Heat Beat Hawks to Force Game 7

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Dwyane Wade soared past Zaza Pachulia, throwing down a fierce dunk as the Atlanta forward sent him sprawling into a row of photographers.

Down. Definitely not out.

When the Miami Heat needed him most, Wade was at his best.

Wade scored 41 points, Michael Beasley busted out of a slump with 22 points and 15 rebounds, and the Heat stayed alive by routing the Hawks 98-72 in Game 6 of the Eastern Conference first-round series Friday night.

So a wild back-and-forth series -- three routs for the Hawks, three routs for the Heat -- will be decided Sunday in Atlanta in Game 7.

"No pressure on us," Wade said. "We're the underdogs in this series."

Mike Bibby scored all 20 of his points in the first half for Atlanta, which fell behind by 15 in the opening quarter, cut the deficit to nine by halftime, but never really challenged from there. Flip Murray and Joe Johnson added 13 apiece for the Hawks, who lost a first-round Game 7 last season against Boston.

That, though, didn't come with the comfort of the home-court advantage they'll enjoy Sunday.

It'll be winner-take-all time, with one team going to Cleveland to open the second round against LeBron James and the Cavaliers on Tuesday night, and the other heading into an offseason that'll surely be filled with what-might-have-beens.

"It's going to be hectic," Beasley said. "It's going to be crazy."

The wacky run of outcomes continued: Atlanta's wins have been by 26, 10 and 15 points. The Heat have prevailed by 15, 29 and 26 points.

"They did what they had to do tonight and played extremely well," Hawks coach Mike Woodson said. "We were just there."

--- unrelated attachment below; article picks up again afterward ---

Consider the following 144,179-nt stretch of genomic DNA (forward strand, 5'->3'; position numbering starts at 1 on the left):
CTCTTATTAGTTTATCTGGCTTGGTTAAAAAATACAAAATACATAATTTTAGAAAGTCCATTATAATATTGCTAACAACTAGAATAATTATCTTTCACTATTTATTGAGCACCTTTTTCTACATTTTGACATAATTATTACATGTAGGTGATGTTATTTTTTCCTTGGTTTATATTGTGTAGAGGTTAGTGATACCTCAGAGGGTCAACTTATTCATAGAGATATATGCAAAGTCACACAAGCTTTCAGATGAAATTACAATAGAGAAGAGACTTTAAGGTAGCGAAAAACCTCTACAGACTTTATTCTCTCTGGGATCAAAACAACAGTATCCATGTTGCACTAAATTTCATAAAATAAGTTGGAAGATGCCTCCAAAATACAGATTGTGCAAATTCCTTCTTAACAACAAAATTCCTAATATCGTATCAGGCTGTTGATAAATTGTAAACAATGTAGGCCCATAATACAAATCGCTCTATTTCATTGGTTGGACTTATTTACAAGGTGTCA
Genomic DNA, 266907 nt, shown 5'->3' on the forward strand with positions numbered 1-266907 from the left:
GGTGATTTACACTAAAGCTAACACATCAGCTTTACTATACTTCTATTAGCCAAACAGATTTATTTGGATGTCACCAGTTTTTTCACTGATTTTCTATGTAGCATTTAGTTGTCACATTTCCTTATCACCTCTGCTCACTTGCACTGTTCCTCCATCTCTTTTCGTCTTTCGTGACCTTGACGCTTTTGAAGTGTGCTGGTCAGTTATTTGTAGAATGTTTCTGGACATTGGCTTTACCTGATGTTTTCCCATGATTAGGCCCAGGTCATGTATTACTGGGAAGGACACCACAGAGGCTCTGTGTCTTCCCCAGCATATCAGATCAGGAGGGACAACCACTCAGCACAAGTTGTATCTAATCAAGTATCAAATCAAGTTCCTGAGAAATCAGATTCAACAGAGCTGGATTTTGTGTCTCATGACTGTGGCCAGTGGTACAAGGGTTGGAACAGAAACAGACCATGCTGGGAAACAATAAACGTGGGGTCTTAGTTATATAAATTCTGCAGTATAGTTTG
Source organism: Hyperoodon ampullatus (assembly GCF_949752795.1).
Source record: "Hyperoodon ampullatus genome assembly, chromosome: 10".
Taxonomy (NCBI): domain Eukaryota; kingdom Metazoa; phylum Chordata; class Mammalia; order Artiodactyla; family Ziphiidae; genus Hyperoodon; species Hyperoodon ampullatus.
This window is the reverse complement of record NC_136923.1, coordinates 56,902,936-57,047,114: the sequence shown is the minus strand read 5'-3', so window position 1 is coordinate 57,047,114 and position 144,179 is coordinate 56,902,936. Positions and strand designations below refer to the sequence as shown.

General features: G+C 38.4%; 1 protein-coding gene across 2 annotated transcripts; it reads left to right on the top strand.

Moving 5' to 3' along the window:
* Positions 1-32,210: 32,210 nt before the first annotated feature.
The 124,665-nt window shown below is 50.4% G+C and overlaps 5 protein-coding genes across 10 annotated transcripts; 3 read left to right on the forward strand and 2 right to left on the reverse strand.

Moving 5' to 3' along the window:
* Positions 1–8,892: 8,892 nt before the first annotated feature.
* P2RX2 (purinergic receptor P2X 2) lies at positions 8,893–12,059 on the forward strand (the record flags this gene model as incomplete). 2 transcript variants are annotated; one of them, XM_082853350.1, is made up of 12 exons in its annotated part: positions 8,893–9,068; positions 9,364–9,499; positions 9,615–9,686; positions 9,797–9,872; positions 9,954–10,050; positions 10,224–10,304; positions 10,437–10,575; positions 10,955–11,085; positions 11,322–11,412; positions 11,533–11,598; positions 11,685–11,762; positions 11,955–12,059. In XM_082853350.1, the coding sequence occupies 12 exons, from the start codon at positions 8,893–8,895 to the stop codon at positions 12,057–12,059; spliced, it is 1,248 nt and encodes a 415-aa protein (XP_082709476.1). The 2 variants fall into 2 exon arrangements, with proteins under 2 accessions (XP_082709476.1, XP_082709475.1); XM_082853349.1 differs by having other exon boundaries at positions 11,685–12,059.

James Jones scored 11 points for Miami, nine in the first quarter. Just like every other game in this series, the team that took control early kept it throughout, and Miami wasted no time in putting Atlanta on its heels.

The Hawks hoped they would be in Cleveland on Sunday afternoon for Game 1 of the second round. Instead, they got blown away, meaning they still haven't won a playoff series since 1999, or prevailed in any best-of-seven matchup since 1970 -- a staggering drought.

They'll get one more chance.

Wade spent two days imploring his teammates to match the Hawks' challenge. He mentioned Beasley by name, asking the rookie to live up to his star billing.

Beasley listened.

Two hours before game time, he was out on the court, taking shot after shot after shot. Something must have clicked; Beasley finished 11-for-25 from the floor.

The Heat needed him, too. Udonis Haslem only played 11 minutes, saddled by foul trouble, and Jermaine O'Neal didn't play at all, thanks to a concussion suffered when Pachulia struck him during Game 5.

But for as good as Beasley was, it was all about Wade.

"He was a titan tonight," Heat coach Erik Spoelstra said.

The fourth quarter brought a slew of signature moments for the NBA's scoring champ. Early in the fourth, he rushed downcourt and blocked Murray's layup attempt, got the rebound -- and then got knocked to the floor by Murray.

No problem.

Wade got up, high-fived Mario Chalmers, then dunked on Pachulia moments later as the sellout crowd roared with delight.